How can one know that the Fallopian tubes are blocked?

Unfortunately, most women do not have signs or symptoms suggesting tubal block. However, if you had previous infections in pelvis, tuberculosis in any part of the body, previous ectopic pregnancy, appendicectomy or gynaecological surgery, or feel severe pain during periods or during intercourse, there is a chance of tubal blockage. 

How the tubes are tested? 

Whether tubes are open (“patent”) or not, is usually checked by a special X-ray, called Hystero-salpingogram (HSG), in which a contrast material will be given through the neck of the uterus (cervix). It is cheaper and easily available. However, some women can feel discomfort during HSG. Usually some pain-relief medications are given during the procedure.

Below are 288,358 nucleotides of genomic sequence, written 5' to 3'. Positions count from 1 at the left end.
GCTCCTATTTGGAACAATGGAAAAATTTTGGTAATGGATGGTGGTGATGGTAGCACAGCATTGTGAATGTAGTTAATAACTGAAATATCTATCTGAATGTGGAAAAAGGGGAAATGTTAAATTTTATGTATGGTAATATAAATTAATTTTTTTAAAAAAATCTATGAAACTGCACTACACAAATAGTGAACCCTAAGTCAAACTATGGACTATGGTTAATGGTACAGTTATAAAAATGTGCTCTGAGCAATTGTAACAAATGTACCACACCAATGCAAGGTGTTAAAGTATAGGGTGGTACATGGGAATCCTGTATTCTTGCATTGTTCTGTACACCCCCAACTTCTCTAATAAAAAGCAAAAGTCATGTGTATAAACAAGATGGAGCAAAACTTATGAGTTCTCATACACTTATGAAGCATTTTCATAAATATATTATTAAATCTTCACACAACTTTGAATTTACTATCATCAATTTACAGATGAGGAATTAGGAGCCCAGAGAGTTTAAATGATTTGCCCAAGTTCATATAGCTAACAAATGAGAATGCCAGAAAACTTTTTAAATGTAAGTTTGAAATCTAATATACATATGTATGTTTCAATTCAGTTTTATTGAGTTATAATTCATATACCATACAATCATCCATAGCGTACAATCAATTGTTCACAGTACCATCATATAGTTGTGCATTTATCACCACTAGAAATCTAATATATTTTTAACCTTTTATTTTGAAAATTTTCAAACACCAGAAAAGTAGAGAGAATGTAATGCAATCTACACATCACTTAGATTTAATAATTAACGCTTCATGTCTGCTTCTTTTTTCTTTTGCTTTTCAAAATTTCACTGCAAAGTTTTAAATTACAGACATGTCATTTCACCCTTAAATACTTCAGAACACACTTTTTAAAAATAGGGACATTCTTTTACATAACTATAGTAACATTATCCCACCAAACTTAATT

Another method is Saline Infusion Sonography (SIS) or SSG, in which water is inserted inside the uterus with the ultrasound probe put inside the vagina (TVS). It is more accurate than HSG and causes less discomfort. Both HSG and SIS are done in out-door basis, without any need of anaesthesia. 

When Laparoscopy is advised? 

If HSG or SIS show both the tubes are blocked, then the only way to confirm the blockage is by laparoscopy. This is, because, sometimes, the spasm of the muscles of the tube during HSG or SIS can lead to “false positive” result; that means if tubes are found to be blocked by those tests, the tubes may actually be found open actually during laparoscopy. 

Laparoscopy is also advised to check the tubal patency, if there are other reasons (like removal of cyst or severe pain) or when HSG or SIS could not be done for technical difficulties. 

Laparoscopy is done under general anaesthesia with two or three small opening (key-hole surgery) in the abdomen and a coloured material (“dye”) is introduced through the uterus.